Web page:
For more details on the Phoenix Lander, check out the Scientific American website for the latest news and pictures.

Phoenix Mars Lander Phones Home, Prepares to Unfold Arm: Scientific American

And if you would like to see all the posts on the Phoenix Lander that have been posted on Uduzit, look in the right column under Pages, or follow this link:Phoenix Mars Lander Posts

Smiles. ET

Published in: on May 29, 2008 at 6:07 pm  Leave a Comment  
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Phoenix has landed

Thought I would let all of you know, including those who might be holding their breath and not have checked the news, the Phoenix Mars Lander has landed safely. It arrived on the Northern Plains of Mars shortly before 8:00 PM (EDT)

There were concerns about the landing. The last couple of couple of Martian Probes ended up going in to the surface of Mars. rather than landing on the surface.

Ten years work, and they got the math right this time. The Phoenix Lander sits at a twenty-five degree angle. Shortly, the solar panels will deploy and pictures will begin arriving.

So, the Phoenix Lander did not hit a boulder, slide down a slope, or fall in to a big hole. At least not yet. Stay tuned and we’ll take a peak at some up close pictures of Mars when they arrive. Good night for the folks at NASA.

Smiles. ET

Published in: on May 26, 2008 at 3:40 am  Leave a Comment  
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The Phoenix lands on Mars tonight

There must be a reason, but I have no idea what it is. It has been a very slow day on the Internet. I haven’t been able to get a good connection this morning.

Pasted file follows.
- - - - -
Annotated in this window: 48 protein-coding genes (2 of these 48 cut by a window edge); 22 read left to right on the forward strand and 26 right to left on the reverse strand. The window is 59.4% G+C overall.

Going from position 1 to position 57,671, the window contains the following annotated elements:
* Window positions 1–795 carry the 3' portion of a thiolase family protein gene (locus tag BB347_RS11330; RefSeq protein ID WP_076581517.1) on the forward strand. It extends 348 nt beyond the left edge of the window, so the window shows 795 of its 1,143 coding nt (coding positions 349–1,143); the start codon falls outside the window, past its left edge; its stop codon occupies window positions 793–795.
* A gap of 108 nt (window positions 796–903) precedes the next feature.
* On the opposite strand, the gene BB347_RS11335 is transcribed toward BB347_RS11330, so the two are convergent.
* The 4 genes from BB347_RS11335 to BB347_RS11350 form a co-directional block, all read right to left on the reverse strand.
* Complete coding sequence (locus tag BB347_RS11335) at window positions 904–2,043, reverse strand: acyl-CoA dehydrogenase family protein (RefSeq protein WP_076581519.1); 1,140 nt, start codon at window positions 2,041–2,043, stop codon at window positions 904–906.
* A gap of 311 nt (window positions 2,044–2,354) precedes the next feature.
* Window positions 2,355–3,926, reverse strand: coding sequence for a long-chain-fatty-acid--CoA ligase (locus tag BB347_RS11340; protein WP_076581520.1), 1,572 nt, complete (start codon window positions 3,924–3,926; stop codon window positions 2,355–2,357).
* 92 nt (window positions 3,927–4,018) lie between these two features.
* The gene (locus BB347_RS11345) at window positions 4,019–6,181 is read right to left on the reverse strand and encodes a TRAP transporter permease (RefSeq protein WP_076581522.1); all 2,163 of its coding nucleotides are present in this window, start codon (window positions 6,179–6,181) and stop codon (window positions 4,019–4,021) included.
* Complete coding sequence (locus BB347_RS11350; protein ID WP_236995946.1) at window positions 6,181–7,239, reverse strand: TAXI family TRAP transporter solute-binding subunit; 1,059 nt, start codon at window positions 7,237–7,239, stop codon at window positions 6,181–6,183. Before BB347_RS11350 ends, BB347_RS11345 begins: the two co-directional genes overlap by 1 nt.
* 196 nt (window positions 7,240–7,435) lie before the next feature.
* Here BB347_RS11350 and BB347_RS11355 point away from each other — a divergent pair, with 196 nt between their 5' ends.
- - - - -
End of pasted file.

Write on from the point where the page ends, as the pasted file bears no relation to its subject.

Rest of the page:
This has happened before, and then things take off again. The question is, why does this happen? I am getting the feeling that it is something that is beyond my control. Things do constantly change, but darn when they don’t go the way I wish.

My concerns today are small potatoes compared to the boys at NASA are experiencing. Ten months ago they sent the Phoenix Lander off to Mars. Yep, ten months out in space and it is due to land on Mars tonight.

The landing sequence begins at 7:30 PM (EDT). The Phoenix Lander has travelled 423 million miles. It is expected the Phoenix Lander will plant its three metal feet on the North Pole of Mars with the help of thrusters and parachutes at 7:53 PM tonight.

So much accomplished, but NASA is most concerned about the last seven seconds of the flight. They will have to wait fifteen minutes for the camera pictures to reach the Earth to know whether The Phoenix Lander has landed right side up!

That could be a long wait. I happen to know NASA has not had success trying this in the past. Only five of the last eleven Mars probes have succeeded.

It is a grand journey, but watching first attempts are sometimes frustrating. I hope everyone at NASA has a wonderful evening watching great pictures from Mars. They are due for a good evening.

I have already watched the animated version on uTube and it went just fine. That video is posted on the main page of Uduzit, and if you are wondering about the shovel, it is for soil samples. Soil having water equals the potential for life on Mars.

Hope the locals have a sense of humor, should we happen to dig up someone’s microb garden while there.

Smiles. ET

Published in: on May 25, 2008 at 7:37 pm  Leave a Comment